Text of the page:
• Central Fire Station - Hilo HI
    Hilo, Hawaii's Central Fire Station was constructed during the late 1930s with the assistance of federal Public Works Administration (PWA) funds. The PWA contributed nearly half the project cost by way of a grant of $35,100; the final cost of the project was $71,919. Construction on the station began in November 1938 and was completed September 1939.
  • Customs Building - Hilo HI
    The U.S. Customs facility located just north of Kalanianaole Ave on the west side of Kuhio St. was constructed with federal funds administered by the Public Buildings Administration of the Federal Works Agency. The building, then called the "Customs Warehouse," was dedicated on Aug. 30, 1941.
  • Hilo International Airport Improvements - Hilo HI
    Between 1935 and 1941, the WPA contributed nearly $300,000 to the expansion and improvement of the Hilo Airport, then known as General Lyman Field (e.g., significant lengthening of runways). Today, the airport serves well over 1 million passengers per year and provides a landing area for 25,000 tons of cargo and 3,000 tons of mail annually.
  • Pana'ewa CCC Camp - Hilo HI
    The Civilian Conservation Corps (CCC) built a side camp at Pana'ewa Forest on the Big Island of Hawaii. The Pana'ewa Forest has been heavily developed with the growth of Hilo, the main city on the island, but some small pieces remain, especially as Pana'ewa Rainforest Zoo and Gardens and Pana'ewa Forest Reserve.   The CCC enrollees worked in in the vicinity of this camp and their work included tree planting; building truck, foot and horse trails; construction of foot bridges; installation of fences; seed collection; erosion control and check dams; building shelter houses; “elimination of undesirable animals” ; “eradication of exotic...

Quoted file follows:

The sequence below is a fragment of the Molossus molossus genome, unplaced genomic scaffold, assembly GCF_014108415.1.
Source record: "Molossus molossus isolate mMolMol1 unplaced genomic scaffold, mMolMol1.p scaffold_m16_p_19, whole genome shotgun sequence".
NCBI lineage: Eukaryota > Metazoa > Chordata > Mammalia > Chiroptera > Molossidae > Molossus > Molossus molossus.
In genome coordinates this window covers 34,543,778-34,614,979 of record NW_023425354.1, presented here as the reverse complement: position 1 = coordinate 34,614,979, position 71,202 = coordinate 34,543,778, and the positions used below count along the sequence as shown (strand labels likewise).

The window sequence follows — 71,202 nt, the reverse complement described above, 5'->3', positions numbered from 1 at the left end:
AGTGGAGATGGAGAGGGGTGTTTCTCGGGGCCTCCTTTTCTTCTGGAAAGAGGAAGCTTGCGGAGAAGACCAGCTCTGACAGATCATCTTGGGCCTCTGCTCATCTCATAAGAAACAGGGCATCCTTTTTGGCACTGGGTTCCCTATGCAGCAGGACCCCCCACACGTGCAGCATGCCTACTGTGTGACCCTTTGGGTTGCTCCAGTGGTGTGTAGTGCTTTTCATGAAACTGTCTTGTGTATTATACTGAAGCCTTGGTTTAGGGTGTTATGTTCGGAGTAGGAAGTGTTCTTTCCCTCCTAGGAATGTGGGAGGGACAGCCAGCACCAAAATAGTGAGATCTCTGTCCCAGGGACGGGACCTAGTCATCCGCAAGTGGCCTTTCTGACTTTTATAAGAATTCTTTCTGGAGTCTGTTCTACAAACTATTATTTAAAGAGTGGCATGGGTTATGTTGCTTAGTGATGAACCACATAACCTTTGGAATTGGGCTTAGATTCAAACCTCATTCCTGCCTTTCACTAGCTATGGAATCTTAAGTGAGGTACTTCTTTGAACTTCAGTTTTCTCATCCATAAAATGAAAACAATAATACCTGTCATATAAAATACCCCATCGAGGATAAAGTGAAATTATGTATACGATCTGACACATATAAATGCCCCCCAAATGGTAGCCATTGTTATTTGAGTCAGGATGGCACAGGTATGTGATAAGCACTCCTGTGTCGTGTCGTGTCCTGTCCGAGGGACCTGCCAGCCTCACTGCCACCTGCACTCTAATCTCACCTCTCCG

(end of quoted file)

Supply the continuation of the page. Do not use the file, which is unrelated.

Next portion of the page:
• Puueo Bridge - Hilo HI
    Puueo Bridge, crossing the Wailuku River and connecting Puueo and Keawe Streets in Hilo, Hawaii, was constructed with the assistance of federal Public Works Administration (PWA) funds in 1938. The PWA contributed a grant of $45,000 to the project, which cost $113,730. Construction on the bridge began Jan. 19, 1938 and was completed Oct. 8, 1938. The project, listed as Docket No. TH-1062-DS, was part of the PWA’s non federal projects expenditures for the Territory of Hawaii, 1938-1939.
  • Seawall - Hilo HI
    The Works Progress Administration (WPA) constructed a seawall east of Hilo in 1939. The 2.5-foot-thick structure was credited with saving the Pu‘umaile Home / hospital; the seawall "withstood the severe pounding of the angry waves ... lessened the force of the waves and the hospital was safe." Images of Old Hawaii: Some incorrectly suggest that the hospital washed away by the 1946 tsunami; however, it was spared. “The (sea)wall itself was undamaged, and buildings sheltered by it were undisturbed except for minor damage by flooding.” (Wiegel) The exact location and status of the seawall is unknown to Living New Deal.
  • U.S. Post Office and Office Building Additions - Hilo HI
    Designed by Henry O. Whitfield in 1915, the U.S. Post Office and Office Building underwent a large expansion during the New Deal. "In 1936 the Treasury Department designed two 3-story wing additions for the main (south) side of the building. These were constructed in 1937-38 forming a "U"-shaped peristyle court. These wings have three floors used for office space and contain open circulation balconies on the first and third floors. The exterior walls facing the court contain 2-story columns with doric capitals which support a lanai above. All the roofs are tiled, with ornamental downspouts used in the court. The courtyard,...